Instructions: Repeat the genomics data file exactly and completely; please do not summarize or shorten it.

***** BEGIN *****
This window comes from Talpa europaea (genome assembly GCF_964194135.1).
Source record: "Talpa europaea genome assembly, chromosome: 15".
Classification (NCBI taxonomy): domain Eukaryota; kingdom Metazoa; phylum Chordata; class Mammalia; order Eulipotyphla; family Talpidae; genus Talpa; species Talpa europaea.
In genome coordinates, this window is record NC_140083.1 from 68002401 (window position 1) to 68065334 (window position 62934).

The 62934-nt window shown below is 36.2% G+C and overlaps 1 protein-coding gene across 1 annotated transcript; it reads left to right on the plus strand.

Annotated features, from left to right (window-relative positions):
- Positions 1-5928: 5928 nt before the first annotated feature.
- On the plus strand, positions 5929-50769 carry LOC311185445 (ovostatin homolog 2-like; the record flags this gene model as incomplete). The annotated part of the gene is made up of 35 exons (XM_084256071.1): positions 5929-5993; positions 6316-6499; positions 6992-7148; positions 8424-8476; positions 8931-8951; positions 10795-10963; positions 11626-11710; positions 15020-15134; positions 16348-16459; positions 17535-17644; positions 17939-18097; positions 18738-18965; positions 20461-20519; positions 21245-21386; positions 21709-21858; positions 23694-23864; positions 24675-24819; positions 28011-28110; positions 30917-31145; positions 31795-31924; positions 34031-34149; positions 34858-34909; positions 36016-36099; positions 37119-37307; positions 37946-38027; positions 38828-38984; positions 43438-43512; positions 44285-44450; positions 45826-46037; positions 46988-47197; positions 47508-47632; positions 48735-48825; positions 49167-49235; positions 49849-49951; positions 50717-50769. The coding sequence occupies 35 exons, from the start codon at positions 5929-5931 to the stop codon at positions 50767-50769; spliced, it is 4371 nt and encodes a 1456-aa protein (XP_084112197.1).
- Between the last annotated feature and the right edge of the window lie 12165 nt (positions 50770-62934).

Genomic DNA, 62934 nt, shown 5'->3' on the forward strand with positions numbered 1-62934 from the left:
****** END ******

This window comes from Talpa europaea (genome assembly GCF_964194135.1).
Source record: "Talpa europaea genome assembly, chromosome: 15".
Classification (NCBI taxonomy): domain Eukaryota; kingdom Metazoa; phylum Chordata; class Mammalia; order Eulipotyphla; family Talpidae; genus Talpa; species Talpa europaea.
In genome coordinates, this window is record NC_140083.1 from 68002401 (window position 1) to 68065334 (window position 62934).

The 62934-nt window shown below is 36.2% G+C and overlaps 1 protein-coding gene across 1 annotated transcript; it reads left to right on the plus strand.

Annotated features, from left to right (window-relative positions):
- Positions 1-5928: 5928 nt before the first annotated feature.
- On the plus strand, positions 5929-50769 carry LOC311185445 (ovostatin homolog 2-like; the record flags this gene model as incomplete). The annotated part of the gene is made up of 35 exons (XM_084256071.1): positions 5929-5993; positions 6316-6499; positions 6992-7148; positions 8424-8476; positions 8931-8951; positions 10795-10963; positions 11626-11710; positions 15020-15134; positions 16348-16459; positions 17535-17644; positions 17939-18097; positions 18738-18965; positions 20461-20519; positions 21245-21386; positions 21709-21858; positions 23694-23864; positions 24675-24819; positions 28011-28110; positions 30917-31145; positions 31795-31924; positions 34031-34149; positions 34858-34909; positions 36016-36099; positions 37119-37307; positions 37946-38027; positions 38828-38984; positions 43438-43512; positions 44285-44450; positions 45826-46037; positions 46988-47197; positions 47508-47632; positions 48735-48825; positions 49167-49235; positions 49849-49951; positions 50717-50769. The coding sequence occupies 35 exons, from the start codon at positions 5929-5931 to the stop codon at positions 50767-50769; spliced, it is 4371 nt and encodes a 1456-aa protein (XP_084112197.1).
- Between the last annotated feature and the right edge of the window lie 12165 nt (positions 50770-62934).

Genomic DNA, 62934 nt, shown 5'->3' on the forward strand with positions numbered 1-62934 from the left: